A shocking new study produced by Boston University professor Michael Siegel and two other authors has found a link between firearms and firearm-related homicides. Extrapolating the study’s findings to their logical conclusion, it appears to suggest that if guns didn’t exist, gun deaths would be – hang on, let me get my calculator — …zero? Whaaat?? That can’t be right . . .
According to the synopsis by ThinkProgress, Siegel and his coauthors “…set about seeing whether they could find any relationship between changes in gun ownership and murder using guns over time.” Don’t worry, though, to make sure they were looking only at how gun ownership rates affect whatever “age-adjusted firearm homicide rates” are, they ensured that their numbers weren’t influenced by other factors by employing statistical controls for such things as “age,” “income inequality,” “alcohol use,” “hate crime rate,” “number of hunting licenses,” and “age-adjusted nonfirearm homicide rate.”
Much to the surprise of, well, no one, they did apparently find that when gun ownership is high, guns are used more often in homicides. Nobel Prize nomination, anyone? Maybe they can take the one the president should be returning any minute now [COUGH]Syria[/cough]. This finding should not be confused with finding that the homicide rate actually increases.
Not only is that not the case, but the authors didn’t attempt to determine that or apparently even address it. That’s probably just an oversight, though. I’m sure everybody who reads the headlines and write-ups explaining the findings will notice that it’s just firearm homicides they’re talking about… Or…
We have yet another group looking only at gun crime or gun homicides. Get rid of guns, show a drop in gun homicides and espouse a win for the disarmament crowd. Let’s just push under the rug the fact that, as in the UK, while gun crime may go down when the guns disappear (duh), the total violent crime rate goes up and the murder rate usually does, too.
Demonstrating the success of a gun ban by touting a drop in gun crime only serves to reveal a person’s purely political purpose. These people don’t actually care about murders or crimes. It’s not about public safety or the children. It’s about gun crimes. It’s about gun control. Which is really about people control.
Even worse is the very foundation that Siegel and team based their data correlations off of: “…the authors ran a series of regressions to see what effect the overall national decline in firearm ownership from 1981 to 2010 had on gun homicides.” Whoa, whoa; wait a minute. Their entire premise of more guns = more gun homicides is based on a controversial and certainly unproven claim that gun ownership has been going down over the last thirty years!?!?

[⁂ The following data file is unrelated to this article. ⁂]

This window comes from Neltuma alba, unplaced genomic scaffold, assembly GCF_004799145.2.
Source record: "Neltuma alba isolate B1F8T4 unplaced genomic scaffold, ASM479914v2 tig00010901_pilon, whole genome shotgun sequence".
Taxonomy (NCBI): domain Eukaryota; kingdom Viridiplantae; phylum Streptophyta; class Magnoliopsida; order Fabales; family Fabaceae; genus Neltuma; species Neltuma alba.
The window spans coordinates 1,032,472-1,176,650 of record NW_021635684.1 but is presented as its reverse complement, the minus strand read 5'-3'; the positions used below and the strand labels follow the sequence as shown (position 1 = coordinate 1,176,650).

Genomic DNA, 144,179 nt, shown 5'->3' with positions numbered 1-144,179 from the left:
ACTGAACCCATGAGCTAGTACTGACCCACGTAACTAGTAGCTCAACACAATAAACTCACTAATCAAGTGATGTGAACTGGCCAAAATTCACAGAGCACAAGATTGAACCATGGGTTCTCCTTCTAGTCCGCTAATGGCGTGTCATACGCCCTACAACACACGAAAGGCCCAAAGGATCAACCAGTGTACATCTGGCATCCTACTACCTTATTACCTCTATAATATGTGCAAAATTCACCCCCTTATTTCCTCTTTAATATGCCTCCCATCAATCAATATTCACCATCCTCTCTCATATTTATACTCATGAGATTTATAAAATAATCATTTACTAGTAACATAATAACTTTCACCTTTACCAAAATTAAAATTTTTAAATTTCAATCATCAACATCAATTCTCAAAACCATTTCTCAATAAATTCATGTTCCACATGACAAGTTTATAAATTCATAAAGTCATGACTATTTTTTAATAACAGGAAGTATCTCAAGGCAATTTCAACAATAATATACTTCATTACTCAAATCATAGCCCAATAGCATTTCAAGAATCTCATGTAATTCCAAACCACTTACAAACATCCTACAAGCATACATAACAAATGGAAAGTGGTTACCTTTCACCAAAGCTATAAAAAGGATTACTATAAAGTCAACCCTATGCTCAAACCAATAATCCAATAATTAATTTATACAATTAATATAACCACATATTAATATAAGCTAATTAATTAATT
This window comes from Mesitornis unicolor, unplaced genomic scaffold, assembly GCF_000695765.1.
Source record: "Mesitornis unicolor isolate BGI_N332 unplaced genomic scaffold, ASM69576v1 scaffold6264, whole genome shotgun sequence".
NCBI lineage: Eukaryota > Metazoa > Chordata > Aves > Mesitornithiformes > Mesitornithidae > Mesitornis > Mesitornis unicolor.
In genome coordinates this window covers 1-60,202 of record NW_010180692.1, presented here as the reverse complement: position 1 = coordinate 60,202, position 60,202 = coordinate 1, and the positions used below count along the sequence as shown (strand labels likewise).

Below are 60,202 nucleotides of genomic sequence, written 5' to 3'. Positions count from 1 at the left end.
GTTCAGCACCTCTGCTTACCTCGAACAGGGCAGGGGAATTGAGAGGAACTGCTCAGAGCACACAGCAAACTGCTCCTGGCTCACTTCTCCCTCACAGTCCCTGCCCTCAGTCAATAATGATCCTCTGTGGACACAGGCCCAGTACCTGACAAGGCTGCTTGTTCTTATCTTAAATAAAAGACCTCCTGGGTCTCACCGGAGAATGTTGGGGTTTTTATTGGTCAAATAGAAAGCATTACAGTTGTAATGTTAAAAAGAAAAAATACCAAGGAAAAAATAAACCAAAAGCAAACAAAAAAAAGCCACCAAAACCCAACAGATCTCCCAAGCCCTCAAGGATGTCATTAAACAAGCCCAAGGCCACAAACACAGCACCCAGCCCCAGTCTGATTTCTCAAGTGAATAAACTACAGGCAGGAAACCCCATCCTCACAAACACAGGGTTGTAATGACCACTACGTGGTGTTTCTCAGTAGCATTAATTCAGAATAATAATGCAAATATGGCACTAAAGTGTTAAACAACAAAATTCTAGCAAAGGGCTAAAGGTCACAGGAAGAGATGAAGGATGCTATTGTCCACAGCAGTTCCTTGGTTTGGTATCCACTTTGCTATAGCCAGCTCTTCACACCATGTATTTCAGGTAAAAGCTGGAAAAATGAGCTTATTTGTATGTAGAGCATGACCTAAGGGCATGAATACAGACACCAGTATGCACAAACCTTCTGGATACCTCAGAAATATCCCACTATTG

To be fair, they didn’t simply accept that marginalize-gun-owners-as-‘fringe elements’ narrative, but came up with their very own figures for household firearm ownership numbers “as measured directly” (are these the polling orgs’ phone calls asking gun ownership questions and expecting real answers?) and by extrapolating the percentage of suicides committed with a firearm.
Apparently a full study was warranted to show that more guns = more crimes with guns, but it’s perfectly fine for that very study to be completely based off of the assumption that more/less guns directly correlates to more/less suicides by gun. Literally, they use Firearms Suicides divided by total Suicides (FS/S) to get a percentage committed by gun, and this percentage is the number used to determine the household gun ownership rate in a specific time and place.
Of course, we have Harvard (Harvard > Boston U) and Jane M. Orient, M.D., basically refuting every darn thing in Siegel’s study. But, to be fair, that might just be because these two studies actually make freakin’ sense, and compare changes in gun ownership to total homicide, violent crime, and suicide rates.
Now I just need to get some grant money for my groundbreaking study in which I hope to prove that shark attacks are more likely near bodies of water and that skydiving accidents are more prevalent among those who skydive. Also, did you know that our current civilization takes more photos every two minutes than the total number of photos taken during the 1800’s? A friend posted that on his Facebook wall. Great! And we take INFINITELY more than were taken in prior centuries.
Yay? Maybe I can prove that microwave oven use as a percentage of food heating methods increases as household microwave oven ownership increases – total food heated doesn’t change, of course, but microwaves, being good tools for heating food, are often chosen given the choice. Much to the surprise of nobody Michael Siegel.